And from a home perspective, how about Puma 2011/12 Floppy black collars. They’re floppy!!? The only point of a collar on a football shirt is so as you can stand it up – preferably just at the point of entering ‘Saunder’s territory’. Sizing issues. Yet the ultimate crime is the red shoulder patches and double black trim.  A combo that makes us look like hotel doormen in knock off adidas shirts – the brand with two stripes

Marcel Eger Brentford

Marcel Eger chose to wear a spray on shirt rather than hold it

 

Retro classic / unfortunate design: Osca. Home, 1983/84 . It just had to be. A white upper half and, for the first half of the season, worn with white shorts….. The Marmite of Brentford shirts. To some, an abhoration. To others (well, me) it’s brilliant. One man’s retro classic is another’s unfortunate design. I’m definitely in the former camp

IMG_4765

Here’s hoping tomorrow brings something equally spectacular.

Nick Bruzon

Would the real A.Gomez please stand up? A programme poser.

25 Apr

Our reader may recall the weekend’s ‘unseen pictures’ article from promotion day in which I wondered whether the Burnley supporters had got one over the Brentford programme team back in the mid-90s?

The picture in question, supposedly from the Burnley London supporters club (but more likely Benny Hill), was just one of many from a stash of publications that contained a cornucopia of unintentional comedy aswell as, more importantly, presenting a fascinating documented history of the club – ranging from fashion to the general look and feel of Griffin Park though the ages.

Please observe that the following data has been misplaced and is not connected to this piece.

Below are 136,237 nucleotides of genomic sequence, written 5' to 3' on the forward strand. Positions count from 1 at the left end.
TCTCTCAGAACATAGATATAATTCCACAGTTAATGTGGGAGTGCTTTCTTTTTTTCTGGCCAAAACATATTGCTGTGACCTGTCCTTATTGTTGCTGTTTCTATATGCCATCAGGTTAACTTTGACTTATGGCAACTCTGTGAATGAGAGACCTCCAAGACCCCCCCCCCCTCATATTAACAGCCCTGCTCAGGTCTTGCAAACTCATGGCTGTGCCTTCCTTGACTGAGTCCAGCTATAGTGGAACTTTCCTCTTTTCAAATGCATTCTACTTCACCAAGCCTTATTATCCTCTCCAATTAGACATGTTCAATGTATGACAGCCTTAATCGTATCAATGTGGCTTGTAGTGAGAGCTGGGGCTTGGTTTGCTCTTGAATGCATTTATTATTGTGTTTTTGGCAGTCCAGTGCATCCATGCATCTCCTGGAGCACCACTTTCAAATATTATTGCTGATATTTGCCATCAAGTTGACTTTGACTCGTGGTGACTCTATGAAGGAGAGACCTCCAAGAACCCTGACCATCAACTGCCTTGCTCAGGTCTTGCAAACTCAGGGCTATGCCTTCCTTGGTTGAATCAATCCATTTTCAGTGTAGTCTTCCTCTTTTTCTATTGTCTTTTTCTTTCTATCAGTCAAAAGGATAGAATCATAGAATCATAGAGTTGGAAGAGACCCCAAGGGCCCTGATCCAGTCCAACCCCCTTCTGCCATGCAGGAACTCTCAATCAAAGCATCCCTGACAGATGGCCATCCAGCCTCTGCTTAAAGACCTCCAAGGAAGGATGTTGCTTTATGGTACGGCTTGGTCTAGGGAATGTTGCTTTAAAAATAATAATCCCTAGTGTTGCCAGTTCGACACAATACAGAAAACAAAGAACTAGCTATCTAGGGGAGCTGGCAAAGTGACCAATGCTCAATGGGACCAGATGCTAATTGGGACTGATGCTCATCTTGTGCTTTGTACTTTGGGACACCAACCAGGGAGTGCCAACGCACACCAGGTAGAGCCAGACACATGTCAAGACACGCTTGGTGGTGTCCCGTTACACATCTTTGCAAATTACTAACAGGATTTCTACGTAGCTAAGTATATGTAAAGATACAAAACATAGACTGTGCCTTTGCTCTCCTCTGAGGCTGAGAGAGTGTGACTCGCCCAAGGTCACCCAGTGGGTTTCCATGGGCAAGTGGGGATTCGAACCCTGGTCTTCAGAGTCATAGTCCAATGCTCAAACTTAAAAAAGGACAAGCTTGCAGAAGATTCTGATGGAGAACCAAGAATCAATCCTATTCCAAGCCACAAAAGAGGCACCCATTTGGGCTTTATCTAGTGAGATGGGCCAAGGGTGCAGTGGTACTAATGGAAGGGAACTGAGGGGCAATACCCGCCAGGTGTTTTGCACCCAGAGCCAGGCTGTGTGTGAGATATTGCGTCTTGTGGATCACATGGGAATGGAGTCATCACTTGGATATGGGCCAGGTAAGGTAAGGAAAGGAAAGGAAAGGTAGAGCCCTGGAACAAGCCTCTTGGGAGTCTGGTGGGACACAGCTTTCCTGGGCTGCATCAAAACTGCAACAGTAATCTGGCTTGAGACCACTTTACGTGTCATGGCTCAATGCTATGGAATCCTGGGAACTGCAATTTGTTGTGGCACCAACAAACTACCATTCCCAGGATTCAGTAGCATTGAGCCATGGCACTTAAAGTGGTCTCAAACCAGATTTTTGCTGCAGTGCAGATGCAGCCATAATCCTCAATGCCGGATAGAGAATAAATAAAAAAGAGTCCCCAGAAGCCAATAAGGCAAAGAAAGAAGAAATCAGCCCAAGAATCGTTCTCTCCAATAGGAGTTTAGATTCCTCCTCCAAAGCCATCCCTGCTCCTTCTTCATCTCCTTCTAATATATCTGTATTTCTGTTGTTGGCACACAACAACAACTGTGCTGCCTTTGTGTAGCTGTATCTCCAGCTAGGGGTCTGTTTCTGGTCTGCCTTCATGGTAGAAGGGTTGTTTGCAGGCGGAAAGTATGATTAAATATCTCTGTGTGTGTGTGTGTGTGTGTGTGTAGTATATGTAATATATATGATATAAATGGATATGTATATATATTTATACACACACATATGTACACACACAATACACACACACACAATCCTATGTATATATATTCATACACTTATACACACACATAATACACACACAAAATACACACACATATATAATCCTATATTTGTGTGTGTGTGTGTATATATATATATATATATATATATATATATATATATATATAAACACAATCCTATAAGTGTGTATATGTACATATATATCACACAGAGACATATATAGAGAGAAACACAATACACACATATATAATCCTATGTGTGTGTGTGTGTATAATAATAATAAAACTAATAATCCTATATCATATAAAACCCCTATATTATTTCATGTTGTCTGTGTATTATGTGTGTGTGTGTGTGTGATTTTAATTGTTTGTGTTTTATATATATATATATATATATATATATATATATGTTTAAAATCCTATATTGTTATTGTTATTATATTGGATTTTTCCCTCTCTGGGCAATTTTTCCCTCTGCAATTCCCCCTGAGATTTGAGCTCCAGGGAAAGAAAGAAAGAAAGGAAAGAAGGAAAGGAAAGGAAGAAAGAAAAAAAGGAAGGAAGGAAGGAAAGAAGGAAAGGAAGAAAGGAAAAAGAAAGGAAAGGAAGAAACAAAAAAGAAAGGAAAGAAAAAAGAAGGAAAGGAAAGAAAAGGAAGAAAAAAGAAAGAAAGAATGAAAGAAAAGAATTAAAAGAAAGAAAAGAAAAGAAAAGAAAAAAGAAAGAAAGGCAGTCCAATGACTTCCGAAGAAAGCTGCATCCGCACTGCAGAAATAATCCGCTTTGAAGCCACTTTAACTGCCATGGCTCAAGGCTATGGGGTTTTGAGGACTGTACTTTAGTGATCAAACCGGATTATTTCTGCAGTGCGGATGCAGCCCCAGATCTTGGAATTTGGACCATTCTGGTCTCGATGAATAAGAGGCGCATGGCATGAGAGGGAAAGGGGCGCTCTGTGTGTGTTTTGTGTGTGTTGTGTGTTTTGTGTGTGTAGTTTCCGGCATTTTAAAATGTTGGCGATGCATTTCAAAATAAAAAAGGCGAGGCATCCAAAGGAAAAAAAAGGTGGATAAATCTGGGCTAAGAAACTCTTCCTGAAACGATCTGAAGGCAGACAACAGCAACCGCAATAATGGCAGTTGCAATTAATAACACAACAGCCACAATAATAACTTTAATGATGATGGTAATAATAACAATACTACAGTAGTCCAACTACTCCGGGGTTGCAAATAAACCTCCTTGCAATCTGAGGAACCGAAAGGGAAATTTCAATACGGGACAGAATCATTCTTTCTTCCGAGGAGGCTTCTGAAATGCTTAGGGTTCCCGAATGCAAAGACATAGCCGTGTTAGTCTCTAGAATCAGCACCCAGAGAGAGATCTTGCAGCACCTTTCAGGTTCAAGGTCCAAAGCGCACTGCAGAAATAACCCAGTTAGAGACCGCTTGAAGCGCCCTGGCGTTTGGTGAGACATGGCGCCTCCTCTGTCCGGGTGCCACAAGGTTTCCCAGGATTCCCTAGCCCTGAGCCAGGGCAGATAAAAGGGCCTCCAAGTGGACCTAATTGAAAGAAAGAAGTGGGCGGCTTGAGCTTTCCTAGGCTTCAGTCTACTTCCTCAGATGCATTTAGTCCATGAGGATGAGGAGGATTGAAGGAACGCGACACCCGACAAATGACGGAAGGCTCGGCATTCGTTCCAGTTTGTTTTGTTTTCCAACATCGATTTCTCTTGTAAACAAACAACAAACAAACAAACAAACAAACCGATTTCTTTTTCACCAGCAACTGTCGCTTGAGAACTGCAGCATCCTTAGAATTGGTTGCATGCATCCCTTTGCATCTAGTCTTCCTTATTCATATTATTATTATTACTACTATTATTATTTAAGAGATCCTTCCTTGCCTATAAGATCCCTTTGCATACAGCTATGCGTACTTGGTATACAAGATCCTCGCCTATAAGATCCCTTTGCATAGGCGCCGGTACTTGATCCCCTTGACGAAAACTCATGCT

Image

Denny Mundee wins a man of the match award in 1994 ( in front of the club ‘Thunderbirds’ wall). His tailor awaits Marcello’s call

As evident was the real interaction with the supporters and nowhere was this better seen than through the letter’s page. In these days of instant email and fan forums, the ‘open letter’ is becoming much more of a dying art.

Which is a real shame because is something the club specialised in for years. Where else would you find gems such as this that has, genuinely, had me wondering all week if Gomez met Gomez?

Image

Without doubt the matchday programme has stepped up it’s game over the years  (it is award winning this season) and has traditionally encouraged supporter interaction. We see this of course, with Andrew’s kind souvenir donation whilst I had four enjoyable years writing ‘Where Are They Now’ and (the previous incarnation of) ‘The Last Word’ but that’s not what I’m pushing for.

Instead, I’d love it if we could see a return of the ‘old school’ letter’s page. Perhaps, “Ask Mark” (which could refer to Devlin in his role as chief executive or Chapman as programme editor).

I understand that any publication is always going to look at ways to improve whilst some may see letter writing as a backwards step. However, with a club that is as open as Brentford, then what a great opportunity for supporters to share their views in print or pose any questions on a regular basis?

Failing that, how about reproducing a few historical curios from ‘programmes of the past’? The club is not beyond a bit of nostalgia, as we’ve seen with this season’s ‘old shirts’ feature.

Of course it is important to move forward but at the same time, there’s no harm in remembering where we’ve come from.